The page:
Yes, me. Ms. Procrastinator extraordinanaire was finished (with the help of Amazon Prime) with more than a week to spare. *Mic drop*
My book club, the Monday Night Page Turners, decided, since we were late meeting in November and everyone is so busy in December, that a holiday brunch and gift exchange would be fun.
So, instead of our usual gathering and book discussion at my house, we carpooled into the big city on Sunday and had the loveliest of brunches at Table 100.
When there is a Mimosa/Bloody Mary bar, it kind of made this venue the obvious choice for our celebration.
In addition to the fabulous atmosphere and cozy corner table, we were entertained by a jazz trio that came around and played requests. Someone with our party suggested “Girls Just Wanna Have Fun”, and the bass player actually hit a few licks before convincing us all to do a Jingle Bell sing-a-long, which he said, and I have to boast, that we were the best table he’d had to do so.
Just look at us. As one of our members exclaimed upon our exit (and she swears it wasn’t ONLY due to her cocktails): “We are freakin’ delightful”.
I have to agree.
The food was to die for. I ordered the brisket and eggs and didn’t leave a scrap on my plate.
My Bellini wasn’t bad either, but it tasted more like a Mimosa. No complaints, just not what I expected.
I don’t usually attend or host holiday parties, except for the one that my employers holds each year. But this was an idea I could get behind: A group of people I thoroughly enjoy, eating food someone else made while making a mess someone else must clean up.
And I tipped our server handsomely. Because he was “freakin’ delightful” also, and made our celebration all the merrier.
Yesterday it was back to work, but only for 5 days. Then it’s a long weekend and lots of quality time with my family. They’re even saying we have the slightest chance of snow on Christmas! That would certainly top off one of the best Decembers I’ve had in recent memory.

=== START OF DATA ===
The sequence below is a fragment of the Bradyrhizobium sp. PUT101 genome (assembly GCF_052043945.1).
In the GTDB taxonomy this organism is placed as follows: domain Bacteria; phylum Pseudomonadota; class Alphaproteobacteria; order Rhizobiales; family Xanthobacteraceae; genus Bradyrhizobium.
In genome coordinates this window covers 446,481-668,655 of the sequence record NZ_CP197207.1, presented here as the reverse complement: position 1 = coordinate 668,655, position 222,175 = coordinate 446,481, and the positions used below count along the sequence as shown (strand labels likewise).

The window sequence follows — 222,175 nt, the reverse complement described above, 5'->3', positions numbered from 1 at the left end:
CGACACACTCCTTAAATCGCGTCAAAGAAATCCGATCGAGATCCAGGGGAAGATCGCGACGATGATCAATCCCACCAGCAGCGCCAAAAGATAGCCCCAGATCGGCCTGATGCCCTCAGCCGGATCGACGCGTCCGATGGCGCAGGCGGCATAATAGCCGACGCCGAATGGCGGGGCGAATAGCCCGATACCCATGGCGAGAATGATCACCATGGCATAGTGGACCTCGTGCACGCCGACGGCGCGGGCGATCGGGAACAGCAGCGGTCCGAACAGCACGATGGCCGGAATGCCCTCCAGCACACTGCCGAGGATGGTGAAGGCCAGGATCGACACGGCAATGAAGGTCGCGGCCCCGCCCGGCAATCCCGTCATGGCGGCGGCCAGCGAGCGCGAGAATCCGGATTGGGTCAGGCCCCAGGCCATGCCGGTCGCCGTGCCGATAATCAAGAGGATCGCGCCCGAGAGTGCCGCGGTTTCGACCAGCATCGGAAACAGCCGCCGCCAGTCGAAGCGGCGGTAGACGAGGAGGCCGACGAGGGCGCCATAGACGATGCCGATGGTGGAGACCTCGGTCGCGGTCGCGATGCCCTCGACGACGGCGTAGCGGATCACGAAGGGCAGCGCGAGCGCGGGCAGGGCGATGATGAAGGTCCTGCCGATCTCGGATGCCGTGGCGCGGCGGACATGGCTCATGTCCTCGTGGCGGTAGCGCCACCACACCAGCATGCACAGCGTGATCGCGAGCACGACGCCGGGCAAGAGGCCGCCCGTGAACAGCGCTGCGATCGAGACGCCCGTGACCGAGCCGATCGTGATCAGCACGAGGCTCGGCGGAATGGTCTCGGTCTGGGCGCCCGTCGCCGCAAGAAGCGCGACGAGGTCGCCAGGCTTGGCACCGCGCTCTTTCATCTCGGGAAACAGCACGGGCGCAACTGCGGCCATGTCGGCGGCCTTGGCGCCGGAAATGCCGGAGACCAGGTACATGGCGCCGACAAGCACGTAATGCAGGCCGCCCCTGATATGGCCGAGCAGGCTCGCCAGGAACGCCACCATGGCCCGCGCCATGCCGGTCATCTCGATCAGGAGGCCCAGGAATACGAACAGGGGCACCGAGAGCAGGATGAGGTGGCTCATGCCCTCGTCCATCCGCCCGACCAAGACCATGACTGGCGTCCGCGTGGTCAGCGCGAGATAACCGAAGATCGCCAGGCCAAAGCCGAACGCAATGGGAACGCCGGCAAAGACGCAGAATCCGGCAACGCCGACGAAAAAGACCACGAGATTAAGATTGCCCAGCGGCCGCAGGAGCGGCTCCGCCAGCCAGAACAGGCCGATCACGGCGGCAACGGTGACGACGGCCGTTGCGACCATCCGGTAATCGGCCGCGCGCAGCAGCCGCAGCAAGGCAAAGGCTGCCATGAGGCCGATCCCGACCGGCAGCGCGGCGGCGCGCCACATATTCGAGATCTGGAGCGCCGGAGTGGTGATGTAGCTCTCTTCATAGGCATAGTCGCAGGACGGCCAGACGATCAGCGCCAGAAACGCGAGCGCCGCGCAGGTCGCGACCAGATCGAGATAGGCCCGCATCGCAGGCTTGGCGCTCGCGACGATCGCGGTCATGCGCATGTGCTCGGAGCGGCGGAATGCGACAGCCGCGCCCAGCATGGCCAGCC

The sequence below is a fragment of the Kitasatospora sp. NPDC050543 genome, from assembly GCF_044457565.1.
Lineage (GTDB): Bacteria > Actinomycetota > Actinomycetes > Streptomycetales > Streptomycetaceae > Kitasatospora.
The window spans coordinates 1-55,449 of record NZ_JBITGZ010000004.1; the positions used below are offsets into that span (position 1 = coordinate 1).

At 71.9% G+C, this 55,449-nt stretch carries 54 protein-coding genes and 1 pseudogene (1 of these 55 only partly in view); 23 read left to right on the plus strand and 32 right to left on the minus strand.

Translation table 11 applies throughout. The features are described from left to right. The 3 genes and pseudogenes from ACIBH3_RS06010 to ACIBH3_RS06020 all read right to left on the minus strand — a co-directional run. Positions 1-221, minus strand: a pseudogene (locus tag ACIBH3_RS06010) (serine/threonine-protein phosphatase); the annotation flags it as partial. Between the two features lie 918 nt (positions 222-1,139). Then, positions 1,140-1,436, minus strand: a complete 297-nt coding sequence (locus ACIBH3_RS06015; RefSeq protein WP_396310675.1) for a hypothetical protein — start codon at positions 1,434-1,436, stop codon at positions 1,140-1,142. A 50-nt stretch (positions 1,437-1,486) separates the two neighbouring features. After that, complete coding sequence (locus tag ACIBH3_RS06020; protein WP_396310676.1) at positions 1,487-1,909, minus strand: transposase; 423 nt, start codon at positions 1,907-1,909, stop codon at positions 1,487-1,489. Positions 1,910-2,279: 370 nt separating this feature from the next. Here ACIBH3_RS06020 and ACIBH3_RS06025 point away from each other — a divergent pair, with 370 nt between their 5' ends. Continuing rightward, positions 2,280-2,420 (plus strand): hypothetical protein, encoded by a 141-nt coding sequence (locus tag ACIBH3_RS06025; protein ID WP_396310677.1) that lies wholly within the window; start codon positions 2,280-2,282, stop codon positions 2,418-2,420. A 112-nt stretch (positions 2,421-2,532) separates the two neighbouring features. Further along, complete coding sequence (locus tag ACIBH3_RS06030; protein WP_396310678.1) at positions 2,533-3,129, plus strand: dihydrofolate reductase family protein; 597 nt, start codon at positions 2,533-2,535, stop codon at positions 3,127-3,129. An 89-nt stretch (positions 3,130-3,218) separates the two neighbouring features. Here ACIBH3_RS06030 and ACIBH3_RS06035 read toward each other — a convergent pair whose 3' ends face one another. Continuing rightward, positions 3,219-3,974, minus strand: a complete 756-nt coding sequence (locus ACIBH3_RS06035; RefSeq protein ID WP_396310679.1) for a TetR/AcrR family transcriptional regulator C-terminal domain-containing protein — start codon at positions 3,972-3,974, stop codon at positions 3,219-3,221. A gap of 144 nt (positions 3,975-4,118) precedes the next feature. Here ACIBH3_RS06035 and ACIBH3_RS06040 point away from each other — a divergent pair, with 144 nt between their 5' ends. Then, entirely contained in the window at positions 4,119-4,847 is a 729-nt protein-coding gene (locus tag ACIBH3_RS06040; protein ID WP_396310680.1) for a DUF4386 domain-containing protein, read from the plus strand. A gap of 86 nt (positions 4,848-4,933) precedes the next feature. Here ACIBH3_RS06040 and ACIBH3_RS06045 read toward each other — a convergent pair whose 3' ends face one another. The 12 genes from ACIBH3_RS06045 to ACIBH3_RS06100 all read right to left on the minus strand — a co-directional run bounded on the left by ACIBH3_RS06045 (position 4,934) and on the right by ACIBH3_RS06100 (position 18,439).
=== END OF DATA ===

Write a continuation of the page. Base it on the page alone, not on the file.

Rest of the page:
But even if it doesn’t, I’m content with the fact that at least it’s not going to be a balmy 78, but an appropriate 40ish degrees on the big day.
Happy Holidays indeed! I’m enjoying the heck out of mine.
Our book club’s September/October selection was one I had already read. In fact, I’ve since read several other Liane Moriarty books since this one, and enjoyed them all.
This selection was probably the first book since our first (The Storied Life of A.J. Fikry) that everyone in the club enjoyed and mostly agreed on. We also had a newcomer to the club so our dynamic has now increased by another voice.
When all of us have a general consensus about a selection, our discussion often turns to what resonated with us personally about the story. This, to me, is one of the best parts of our meetings. It’s in these moments that our fellow readers become more than a woman that sits beside us once a month at a book discussion. She becomes a sister. And it is continued proof to me of the healing power and profoundness of art to bond people who might not have connected otherwise.
As far as the book itself, it, too, is about a sisterhood.
Big Little Lies is deceiving upon first glance. The member who selected it even introduced it as a “basic, white-girl book”. And certainly there are elements of that within it. But the subject matter is much deeper and complex.